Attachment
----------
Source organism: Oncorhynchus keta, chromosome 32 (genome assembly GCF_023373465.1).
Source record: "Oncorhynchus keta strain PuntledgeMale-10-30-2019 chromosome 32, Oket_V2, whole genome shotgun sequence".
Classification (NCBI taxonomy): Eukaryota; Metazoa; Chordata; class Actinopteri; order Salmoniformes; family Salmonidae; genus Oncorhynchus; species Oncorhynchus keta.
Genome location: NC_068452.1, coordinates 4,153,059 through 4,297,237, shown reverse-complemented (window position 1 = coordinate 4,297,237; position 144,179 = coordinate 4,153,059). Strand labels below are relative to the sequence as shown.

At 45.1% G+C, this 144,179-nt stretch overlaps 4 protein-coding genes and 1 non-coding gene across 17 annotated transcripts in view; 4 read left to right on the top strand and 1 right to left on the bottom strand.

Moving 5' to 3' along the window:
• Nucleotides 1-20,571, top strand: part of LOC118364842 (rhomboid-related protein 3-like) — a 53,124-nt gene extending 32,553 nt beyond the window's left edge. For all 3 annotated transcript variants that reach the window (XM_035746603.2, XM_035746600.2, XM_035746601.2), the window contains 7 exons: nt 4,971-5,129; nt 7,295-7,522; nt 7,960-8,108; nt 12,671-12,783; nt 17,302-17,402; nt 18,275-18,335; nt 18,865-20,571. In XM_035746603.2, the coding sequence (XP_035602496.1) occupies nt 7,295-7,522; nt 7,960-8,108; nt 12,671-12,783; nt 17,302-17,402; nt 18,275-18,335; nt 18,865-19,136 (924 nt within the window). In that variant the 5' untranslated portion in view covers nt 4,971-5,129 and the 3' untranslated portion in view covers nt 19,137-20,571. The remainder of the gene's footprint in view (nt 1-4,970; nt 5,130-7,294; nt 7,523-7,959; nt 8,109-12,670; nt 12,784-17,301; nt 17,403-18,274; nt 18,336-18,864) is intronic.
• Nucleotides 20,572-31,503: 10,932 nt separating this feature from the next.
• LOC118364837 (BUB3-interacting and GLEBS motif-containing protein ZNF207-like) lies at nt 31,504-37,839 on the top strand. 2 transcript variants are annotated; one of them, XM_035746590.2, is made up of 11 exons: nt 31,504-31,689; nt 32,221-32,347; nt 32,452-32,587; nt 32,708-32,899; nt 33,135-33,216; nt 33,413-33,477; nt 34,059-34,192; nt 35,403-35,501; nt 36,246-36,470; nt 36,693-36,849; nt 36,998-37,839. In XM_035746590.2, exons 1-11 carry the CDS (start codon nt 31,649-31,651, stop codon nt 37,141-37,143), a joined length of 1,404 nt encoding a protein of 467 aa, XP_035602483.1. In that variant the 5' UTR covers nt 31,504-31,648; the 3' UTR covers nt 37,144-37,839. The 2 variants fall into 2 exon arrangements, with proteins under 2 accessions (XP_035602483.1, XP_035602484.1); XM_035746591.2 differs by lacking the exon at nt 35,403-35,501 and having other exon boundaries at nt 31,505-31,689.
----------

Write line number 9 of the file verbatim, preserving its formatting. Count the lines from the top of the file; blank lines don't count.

• LOC118364837 (BUB3-interacting and GLEBS motif-containing protein ZNF207-like) lies at nt 31,504-37,839 on the top strand. 2 transcript variants are annotated; one of them, XM_035746590.2, is made up of 11 exons: nt 31,504-31,689; nt 32,221-32,347; nt 32,452-32,587; nt 32,708-32,899; nt 33,135-33,216; nt 33,413-33,477; nt 34,059-34,192; nt 35,403-35,501; nt 36,246-36,470; nt 36,693-36,849; nt 36,998-37,839. In XM_035746590.2, exons 1-11 carry the CDS (start codon nt 31,649-31,651, stop codon nt 37,141-37,143), a joined length of 1,404 nt encoding a protein of 467 aa, XP_035602483.1. In that variant the 5' UTR covers nt 31,504-31,648; the 3' UTR covers nt 37,144-37,839. The 2 variants fall into 2 exon arrangements, with proteins under 2 accessions (XP_035602483.1, XP_035602484.1); XM_035746591.2 differs by lacking the exon at nt 35,403-35,501 and having other exon boundaries at nt 31,505-31,689.